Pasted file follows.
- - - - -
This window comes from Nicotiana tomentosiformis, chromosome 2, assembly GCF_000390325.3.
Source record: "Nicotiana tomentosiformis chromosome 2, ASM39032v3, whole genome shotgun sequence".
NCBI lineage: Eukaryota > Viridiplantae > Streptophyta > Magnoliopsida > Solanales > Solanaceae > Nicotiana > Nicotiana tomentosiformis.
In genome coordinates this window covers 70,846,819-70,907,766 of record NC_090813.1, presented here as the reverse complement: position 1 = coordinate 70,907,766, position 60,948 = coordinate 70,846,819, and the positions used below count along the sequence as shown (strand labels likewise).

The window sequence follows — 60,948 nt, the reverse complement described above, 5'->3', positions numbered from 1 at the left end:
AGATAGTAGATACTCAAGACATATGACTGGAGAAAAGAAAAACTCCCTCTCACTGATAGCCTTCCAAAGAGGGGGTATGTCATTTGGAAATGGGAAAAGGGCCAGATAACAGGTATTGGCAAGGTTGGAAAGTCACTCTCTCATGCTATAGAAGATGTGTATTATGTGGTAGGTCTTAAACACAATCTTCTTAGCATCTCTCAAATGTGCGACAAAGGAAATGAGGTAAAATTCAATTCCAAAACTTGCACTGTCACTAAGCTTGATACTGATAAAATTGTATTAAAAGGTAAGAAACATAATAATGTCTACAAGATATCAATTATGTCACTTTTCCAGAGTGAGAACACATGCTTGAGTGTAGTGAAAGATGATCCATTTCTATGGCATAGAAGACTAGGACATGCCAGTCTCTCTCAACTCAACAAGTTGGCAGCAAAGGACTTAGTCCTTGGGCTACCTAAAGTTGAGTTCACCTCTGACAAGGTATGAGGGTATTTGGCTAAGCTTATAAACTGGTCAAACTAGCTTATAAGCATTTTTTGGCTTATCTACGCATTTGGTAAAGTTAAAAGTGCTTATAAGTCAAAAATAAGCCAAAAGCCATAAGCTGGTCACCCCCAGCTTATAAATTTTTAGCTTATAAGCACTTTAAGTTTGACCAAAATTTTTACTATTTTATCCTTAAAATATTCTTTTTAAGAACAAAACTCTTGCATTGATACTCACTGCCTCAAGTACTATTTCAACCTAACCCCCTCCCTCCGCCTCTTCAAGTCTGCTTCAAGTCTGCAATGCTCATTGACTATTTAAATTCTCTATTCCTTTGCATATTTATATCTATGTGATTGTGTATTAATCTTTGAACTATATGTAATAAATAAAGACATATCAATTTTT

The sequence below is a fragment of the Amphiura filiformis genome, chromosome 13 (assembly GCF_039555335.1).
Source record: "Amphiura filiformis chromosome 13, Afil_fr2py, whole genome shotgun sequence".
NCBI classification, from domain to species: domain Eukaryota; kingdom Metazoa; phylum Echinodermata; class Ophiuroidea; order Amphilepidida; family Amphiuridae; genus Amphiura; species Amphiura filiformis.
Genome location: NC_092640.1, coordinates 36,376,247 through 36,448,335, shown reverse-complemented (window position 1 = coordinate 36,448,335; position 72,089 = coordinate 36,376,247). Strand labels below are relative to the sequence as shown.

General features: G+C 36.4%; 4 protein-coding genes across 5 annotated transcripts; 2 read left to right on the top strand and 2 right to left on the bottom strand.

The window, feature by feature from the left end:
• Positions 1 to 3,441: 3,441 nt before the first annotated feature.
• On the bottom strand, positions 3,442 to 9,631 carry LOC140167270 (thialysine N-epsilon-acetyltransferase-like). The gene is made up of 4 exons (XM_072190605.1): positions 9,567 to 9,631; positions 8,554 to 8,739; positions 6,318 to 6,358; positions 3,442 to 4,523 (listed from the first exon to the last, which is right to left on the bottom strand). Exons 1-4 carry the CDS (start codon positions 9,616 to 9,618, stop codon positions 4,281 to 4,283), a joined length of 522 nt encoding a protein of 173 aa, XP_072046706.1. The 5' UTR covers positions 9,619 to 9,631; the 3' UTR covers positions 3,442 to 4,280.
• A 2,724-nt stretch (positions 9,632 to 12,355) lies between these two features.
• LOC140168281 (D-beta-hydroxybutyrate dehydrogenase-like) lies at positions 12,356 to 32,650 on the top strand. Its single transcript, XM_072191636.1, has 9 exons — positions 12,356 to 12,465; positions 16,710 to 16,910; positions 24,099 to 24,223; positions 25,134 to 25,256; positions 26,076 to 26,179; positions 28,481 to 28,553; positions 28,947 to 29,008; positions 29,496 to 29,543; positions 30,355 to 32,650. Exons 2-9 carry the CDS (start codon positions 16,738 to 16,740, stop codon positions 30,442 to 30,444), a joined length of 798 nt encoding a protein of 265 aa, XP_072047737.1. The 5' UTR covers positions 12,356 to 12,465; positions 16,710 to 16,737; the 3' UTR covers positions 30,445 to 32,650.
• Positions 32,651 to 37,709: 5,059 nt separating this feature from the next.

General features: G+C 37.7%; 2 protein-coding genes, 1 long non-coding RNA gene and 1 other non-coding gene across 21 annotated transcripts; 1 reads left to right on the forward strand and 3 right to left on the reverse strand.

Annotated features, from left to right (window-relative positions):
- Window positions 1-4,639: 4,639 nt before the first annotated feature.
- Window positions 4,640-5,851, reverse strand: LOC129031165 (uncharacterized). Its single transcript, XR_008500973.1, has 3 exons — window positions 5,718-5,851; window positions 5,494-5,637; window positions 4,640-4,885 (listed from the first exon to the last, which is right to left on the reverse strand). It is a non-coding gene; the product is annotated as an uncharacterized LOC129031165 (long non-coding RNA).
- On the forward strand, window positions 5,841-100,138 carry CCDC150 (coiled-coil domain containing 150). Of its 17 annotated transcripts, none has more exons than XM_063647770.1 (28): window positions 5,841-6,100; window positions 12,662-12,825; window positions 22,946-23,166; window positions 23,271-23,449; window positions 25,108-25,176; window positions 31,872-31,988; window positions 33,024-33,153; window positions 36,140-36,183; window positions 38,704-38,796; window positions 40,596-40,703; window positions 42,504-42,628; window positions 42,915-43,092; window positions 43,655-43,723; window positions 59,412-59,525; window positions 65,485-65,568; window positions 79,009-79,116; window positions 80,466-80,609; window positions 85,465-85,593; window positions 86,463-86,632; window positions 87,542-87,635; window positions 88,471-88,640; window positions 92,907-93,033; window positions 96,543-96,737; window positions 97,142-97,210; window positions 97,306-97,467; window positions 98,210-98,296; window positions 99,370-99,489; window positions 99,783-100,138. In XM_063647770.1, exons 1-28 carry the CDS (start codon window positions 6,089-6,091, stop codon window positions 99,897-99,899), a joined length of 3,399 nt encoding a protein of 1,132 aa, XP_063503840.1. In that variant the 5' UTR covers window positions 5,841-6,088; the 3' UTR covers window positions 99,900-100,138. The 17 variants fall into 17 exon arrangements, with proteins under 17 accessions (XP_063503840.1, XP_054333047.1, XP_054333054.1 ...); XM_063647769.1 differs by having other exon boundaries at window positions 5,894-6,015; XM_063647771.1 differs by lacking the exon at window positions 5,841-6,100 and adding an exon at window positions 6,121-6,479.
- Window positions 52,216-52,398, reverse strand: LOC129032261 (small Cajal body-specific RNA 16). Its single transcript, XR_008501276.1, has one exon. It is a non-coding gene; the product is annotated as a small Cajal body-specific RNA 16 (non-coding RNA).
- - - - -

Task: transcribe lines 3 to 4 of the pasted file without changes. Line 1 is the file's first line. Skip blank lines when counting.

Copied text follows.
NCBI lineage: Eukaryota > Viridiplantae > Streptophyta > Magnoliopsida > Solanales > Solanaceae > Nicotiana > Nicotiana tomentosiformis.
In genome coordinates this window covers 70,846,819-70,907,766 of record NC_090813.1, presented here as the reverse complement: position 1 = coordinate 70,907,766, position 60,948 = coordinate 70,846,819, and the positions used below count along the sequence as shown (strand labels likewise).